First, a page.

Take a moment and think of all the ways we interact rhythmically with children. We rock. We bounce. We dance. We walk. It seems the developmental benefits of this intuitive, simple play may extend farther then we thought.
Researchers at McMaster University conducted a series of studies to test the effect of interpersonal motor synchrony on prosocial behaviors in children. Prosocial behaviors were measured as the child's willingness to help the experimenter who had "accidentally" dropped an object. Motor synchrony involved the toddler being bounced either in time (synchronously) or out of time (asynchronously) with the experimenter.
The researchers found that even after that short amount of time, the children who watched the experimenter bouncing in synchrony were more likely to help the experimenter — especially spontaneously — than those in the asynchronous condition.
In a second experiment, the researchers tested whether the effect changed if the experimenter synchronously bounced in the same phase as the child or not. In the "in-phase" condition, the experimenter would move up and down at the time as the toddler. The opposite happened in the "anti-phase" condition — the experimenter would move up as the child moved down and vice versa. The researchers reported a slight increase in prosocial "helping" behaviors in the anti-phase condition.
But what does this mean? Overall, the researchers concluded that not only does motor synchrony influence the development of prosocial behaviors in children, but it's the predictable, rhythmic oscillations underlying the motor synchrony that seem to direct the effect, not the symmetry of the movement itself.
Stated differently, engaging in a rhythmic, synchronous movement activity with another person made the toddlers more altruistic.
The entrainment effect of rhythm on our motor output continues to be supported. It is witnessed anecdotally when one is walking down the street, "hearing" a song in his or her head, and realizes he or she is walking in time to the beat. On a more sophisticated level, there is a growing body of research that supports the therapeutic implementation of this connection in the form of helping those with neurological insults (e.g. stroke, Parkinson, etc.) re-learn how to walk, talk, and move again. In these instances, the rhythm works as an external cue that organizes and synchronizes the motor behavior. This works with gait training (re-learning how to walk), strengthening upper extremity motor movements (e.g. reaching, bicep curls), and entraining oral motor skills.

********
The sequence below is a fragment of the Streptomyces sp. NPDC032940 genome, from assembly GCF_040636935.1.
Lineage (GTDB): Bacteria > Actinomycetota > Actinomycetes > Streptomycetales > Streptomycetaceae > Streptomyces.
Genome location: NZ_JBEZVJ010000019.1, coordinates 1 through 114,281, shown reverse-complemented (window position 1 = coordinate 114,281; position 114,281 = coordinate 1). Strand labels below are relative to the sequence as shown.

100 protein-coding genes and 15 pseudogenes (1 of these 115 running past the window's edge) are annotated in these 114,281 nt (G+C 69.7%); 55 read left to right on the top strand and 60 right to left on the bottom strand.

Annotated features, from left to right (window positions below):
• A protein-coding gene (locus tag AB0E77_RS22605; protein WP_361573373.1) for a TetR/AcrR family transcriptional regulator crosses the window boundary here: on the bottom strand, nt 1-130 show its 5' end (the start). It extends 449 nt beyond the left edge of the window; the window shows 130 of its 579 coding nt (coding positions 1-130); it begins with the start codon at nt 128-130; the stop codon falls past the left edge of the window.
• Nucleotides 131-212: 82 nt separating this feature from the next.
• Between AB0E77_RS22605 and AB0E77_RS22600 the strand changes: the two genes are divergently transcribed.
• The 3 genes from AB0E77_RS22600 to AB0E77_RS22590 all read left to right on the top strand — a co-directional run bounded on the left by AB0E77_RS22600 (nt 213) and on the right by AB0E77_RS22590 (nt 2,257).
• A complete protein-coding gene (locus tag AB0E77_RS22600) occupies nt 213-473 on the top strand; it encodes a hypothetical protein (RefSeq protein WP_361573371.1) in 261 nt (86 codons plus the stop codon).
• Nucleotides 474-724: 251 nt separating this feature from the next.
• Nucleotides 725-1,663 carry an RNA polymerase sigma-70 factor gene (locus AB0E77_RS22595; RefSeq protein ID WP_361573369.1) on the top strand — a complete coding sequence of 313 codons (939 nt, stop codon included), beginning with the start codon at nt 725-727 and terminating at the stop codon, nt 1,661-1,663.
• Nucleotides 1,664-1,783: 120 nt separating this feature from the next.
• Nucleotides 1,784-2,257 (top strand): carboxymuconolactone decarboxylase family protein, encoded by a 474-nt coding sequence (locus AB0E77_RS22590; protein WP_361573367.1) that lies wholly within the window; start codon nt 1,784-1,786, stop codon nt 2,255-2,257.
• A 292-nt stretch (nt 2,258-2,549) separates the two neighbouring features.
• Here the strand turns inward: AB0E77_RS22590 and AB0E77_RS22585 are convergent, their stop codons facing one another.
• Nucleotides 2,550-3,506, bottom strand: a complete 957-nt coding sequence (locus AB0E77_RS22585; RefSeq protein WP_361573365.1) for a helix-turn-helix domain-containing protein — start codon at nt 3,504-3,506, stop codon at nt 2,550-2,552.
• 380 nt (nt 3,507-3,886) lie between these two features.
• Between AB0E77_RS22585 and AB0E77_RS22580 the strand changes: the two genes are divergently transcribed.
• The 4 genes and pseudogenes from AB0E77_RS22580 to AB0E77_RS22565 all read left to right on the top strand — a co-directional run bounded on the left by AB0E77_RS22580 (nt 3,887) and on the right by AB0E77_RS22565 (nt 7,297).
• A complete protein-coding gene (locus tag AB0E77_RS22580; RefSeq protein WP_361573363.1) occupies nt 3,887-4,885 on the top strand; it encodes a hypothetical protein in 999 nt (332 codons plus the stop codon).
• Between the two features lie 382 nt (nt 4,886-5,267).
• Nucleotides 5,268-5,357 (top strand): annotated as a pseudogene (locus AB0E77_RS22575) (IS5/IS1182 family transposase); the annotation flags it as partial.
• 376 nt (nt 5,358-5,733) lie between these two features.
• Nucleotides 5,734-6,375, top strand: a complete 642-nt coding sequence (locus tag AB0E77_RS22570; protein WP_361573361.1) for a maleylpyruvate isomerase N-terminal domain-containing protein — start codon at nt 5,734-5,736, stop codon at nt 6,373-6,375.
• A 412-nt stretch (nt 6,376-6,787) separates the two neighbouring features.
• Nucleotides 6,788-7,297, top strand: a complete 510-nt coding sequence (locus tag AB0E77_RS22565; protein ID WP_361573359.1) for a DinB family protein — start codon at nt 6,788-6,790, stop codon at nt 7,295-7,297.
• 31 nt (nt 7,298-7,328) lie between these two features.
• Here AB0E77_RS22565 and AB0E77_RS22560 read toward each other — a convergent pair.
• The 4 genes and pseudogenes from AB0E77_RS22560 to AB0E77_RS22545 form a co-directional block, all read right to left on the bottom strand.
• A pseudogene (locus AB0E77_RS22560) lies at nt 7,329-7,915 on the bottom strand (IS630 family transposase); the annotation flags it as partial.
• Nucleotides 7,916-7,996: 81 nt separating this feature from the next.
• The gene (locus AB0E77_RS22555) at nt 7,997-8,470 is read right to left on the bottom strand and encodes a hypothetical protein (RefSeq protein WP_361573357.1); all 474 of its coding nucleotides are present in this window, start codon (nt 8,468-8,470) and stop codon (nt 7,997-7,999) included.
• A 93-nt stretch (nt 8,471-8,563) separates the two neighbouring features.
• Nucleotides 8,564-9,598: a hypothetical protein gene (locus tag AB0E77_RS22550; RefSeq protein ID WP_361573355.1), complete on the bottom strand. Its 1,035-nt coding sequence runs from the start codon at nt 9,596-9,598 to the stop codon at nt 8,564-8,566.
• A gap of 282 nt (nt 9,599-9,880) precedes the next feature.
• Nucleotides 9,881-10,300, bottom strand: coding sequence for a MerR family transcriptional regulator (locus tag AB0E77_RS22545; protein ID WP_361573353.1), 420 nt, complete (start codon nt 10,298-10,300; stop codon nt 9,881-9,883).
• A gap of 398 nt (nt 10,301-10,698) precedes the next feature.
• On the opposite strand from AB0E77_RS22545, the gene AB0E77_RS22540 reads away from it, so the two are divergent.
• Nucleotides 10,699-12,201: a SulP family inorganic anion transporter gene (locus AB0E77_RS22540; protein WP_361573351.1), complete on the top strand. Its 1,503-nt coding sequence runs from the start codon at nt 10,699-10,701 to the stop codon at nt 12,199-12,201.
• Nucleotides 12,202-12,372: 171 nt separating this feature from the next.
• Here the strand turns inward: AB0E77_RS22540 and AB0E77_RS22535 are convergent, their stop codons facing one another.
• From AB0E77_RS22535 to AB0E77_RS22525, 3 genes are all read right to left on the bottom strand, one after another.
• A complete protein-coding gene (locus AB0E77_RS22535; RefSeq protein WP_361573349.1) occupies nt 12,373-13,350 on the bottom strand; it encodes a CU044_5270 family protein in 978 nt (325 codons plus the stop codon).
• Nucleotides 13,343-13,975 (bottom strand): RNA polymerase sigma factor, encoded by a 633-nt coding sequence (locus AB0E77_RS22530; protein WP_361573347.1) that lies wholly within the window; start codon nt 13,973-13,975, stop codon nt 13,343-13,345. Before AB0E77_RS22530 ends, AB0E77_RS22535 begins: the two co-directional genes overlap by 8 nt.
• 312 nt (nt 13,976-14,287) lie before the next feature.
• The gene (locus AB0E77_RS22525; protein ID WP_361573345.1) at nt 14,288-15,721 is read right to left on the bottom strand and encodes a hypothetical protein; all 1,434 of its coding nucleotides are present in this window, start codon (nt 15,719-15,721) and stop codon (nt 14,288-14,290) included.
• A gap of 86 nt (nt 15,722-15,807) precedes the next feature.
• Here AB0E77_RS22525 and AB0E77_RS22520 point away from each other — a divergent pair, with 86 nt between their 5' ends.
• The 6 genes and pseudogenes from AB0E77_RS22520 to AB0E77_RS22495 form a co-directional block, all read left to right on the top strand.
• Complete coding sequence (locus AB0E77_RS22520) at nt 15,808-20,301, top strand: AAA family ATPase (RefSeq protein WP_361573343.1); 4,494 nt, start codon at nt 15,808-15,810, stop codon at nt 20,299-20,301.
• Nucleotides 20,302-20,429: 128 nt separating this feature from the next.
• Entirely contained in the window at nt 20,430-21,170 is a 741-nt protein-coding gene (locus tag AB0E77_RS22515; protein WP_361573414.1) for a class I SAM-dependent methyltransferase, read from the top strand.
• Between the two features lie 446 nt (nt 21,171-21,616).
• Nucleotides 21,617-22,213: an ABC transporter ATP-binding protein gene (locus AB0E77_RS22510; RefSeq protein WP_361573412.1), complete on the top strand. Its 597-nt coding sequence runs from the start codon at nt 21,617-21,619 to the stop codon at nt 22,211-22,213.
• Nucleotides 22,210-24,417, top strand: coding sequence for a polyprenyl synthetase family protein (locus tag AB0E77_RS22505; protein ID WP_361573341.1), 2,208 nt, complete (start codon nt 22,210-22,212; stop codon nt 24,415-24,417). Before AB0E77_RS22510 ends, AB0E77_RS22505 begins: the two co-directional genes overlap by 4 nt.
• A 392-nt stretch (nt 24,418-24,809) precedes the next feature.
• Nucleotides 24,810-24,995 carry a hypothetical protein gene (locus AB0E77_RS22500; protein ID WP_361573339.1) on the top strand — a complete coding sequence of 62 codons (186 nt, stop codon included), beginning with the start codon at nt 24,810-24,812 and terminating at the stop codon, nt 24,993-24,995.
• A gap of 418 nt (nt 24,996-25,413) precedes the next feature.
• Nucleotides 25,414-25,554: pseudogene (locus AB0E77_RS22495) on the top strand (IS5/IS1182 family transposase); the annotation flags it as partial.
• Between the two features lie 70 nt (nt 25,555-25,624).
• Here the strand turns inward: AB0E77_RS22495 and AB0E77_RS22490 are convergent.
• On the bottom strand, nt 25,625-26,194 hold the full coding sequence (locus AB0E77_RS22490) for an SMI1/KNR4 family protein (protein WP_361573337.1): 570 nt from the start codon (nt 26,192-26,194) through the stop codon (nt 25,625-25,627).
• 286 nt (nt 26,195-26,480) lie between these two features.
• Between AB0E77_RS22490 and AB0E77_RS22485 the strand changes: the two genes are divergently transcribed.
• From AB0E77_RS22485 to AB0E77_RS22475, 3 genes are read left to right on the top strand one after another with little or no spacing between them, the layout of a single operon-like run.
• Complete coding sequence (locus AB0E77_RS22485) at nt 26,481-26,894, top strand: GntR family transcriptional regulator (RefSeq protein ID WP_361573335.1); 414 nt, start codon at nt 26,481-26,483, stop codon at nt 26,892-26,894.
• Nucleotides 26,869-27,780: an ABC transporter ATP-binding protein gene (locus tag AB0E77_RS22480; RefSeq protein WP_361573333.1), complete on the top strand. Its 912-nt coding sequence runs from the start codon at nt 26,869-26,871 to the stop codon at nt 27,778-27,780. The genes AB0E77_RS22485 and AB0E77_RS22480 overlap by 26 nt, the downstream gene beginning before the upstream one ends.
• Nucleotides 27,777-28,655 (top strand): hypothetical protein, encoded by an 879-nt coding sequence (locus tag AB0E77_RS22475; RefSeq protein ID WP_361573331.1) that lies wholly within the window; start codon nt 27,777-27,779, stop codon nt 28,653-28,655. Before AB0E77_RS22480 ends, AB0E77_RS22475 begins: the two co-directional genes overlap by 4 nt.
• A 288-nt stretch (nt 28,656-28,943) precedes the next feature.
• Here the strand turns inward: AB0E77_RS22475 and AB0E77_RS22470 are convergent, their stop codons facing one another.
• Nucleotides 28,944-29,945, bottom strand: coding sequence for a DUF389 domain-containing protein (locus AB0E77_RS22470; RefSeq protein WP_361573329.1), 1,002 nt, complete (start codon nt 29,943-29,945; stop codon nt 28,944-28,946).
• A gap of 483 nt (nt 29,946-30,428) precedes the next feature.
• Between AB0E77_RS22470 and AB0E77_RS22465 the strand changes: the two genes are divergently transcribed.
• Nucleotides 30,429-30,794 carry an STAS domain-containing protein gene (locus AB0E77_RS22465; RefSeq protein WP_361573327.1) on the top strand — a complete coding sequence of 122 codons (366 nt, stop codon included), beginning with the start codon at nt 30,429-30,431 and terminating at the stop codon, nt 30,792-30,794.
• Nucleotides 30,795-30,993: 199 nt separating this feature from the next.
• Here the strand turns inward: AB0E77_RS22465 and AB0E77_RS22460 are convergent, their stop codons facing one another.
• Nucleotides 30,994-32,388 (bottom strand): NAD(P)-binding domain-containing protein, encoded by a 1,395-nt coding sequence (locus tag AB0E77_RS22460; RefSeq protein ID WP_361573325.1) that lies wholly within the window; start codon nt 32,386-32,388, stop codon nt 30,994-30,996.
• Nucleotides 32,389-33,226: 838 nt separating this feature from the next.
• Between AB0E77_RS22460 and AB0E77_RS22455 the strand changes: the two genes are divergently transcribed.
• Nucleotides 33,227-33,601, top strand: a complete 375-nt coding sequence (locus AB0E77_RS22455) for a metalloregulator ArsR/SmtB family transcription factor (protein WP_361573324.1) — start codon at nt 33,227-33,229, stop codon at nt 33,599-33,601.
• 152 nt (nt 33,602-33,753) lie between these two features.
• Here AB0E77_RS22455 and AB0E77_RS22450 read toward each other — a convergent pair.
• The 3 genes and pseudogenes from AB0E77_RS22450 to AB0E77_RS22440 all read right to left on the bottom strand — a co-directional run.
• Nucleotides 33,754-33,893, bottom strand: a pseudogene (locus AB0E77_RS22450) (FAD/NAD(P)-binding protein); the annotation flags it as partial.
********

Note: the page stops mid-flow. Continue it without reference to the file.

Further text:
This new research adds a third element to the equation, a social element. These results support that synchronized rhythmic motor patterns may promote prosocial behaviors. By extension, perhaps this effect can be seen with other social behaviors, such as group cohesion.
In many ways this makes intuitive sense. Think about the camaraderie felt when dancing together. Or when walking down the street with a friend and you note you are walking in step with each other. And if you were ever in marching band, remember the camaraderie you felt with your fellow marching members? These are experiences when a rhythmic, synchronous motor event helped us feel closer with each other.
Although a bit premature, given my interest music and emotions, I envision some intriguing possibilities for how this might inform the development of more social-emotional behaviors, such as empathy. There is already research showing that preschool and school-aged children who participate in joint music making or long-term group music experiences demonstrate increased empathy scores.
What does it mean for you parents of toddlers? For starters, keep doing what you're already doing. Keep singing to your child. Turn on the music and dance together. Continue to rock your child and sing lullabies. Keep up the play-songs, those spirited tunes that have you bouncing your child on your knee.
Then do it more often. And remember that this musical movement play is not just for "fun"— it's your way of fostering your child's ability to engage with others, be helpful, and empathize.
Follow me on Twitter @KimberlySMoore for daily updates on the latest research and articles related to music, music therapy, and music and the brain. I invite you also to check out my website, www.MusicTherapyMaven.com, for additional information, resources, and strategies.
Cirelli, L. K., Einarson, K. M., & Trainor, L. J. (2014). Interpersonal synchrony increases prosocial behaviors in infants. Developmental Science. Advance online publication. doi:10.1111/desc.12193.
Kirschner, S. & Tomasello, M. (2010). Joint music making promotes prosocial behavior in 4-year-old children. Evoluation and Human Behavior, 31, 354-364. doi:10.1016/j.evolhumbehav.2010.04.004
Rabinowitch, T., Cross, I., & Burnard, P. (2012). Long-term musical group interaction has a positive influence on empathy in children. Psychology of Music, 1-15. doi:10.1177/0305735612440609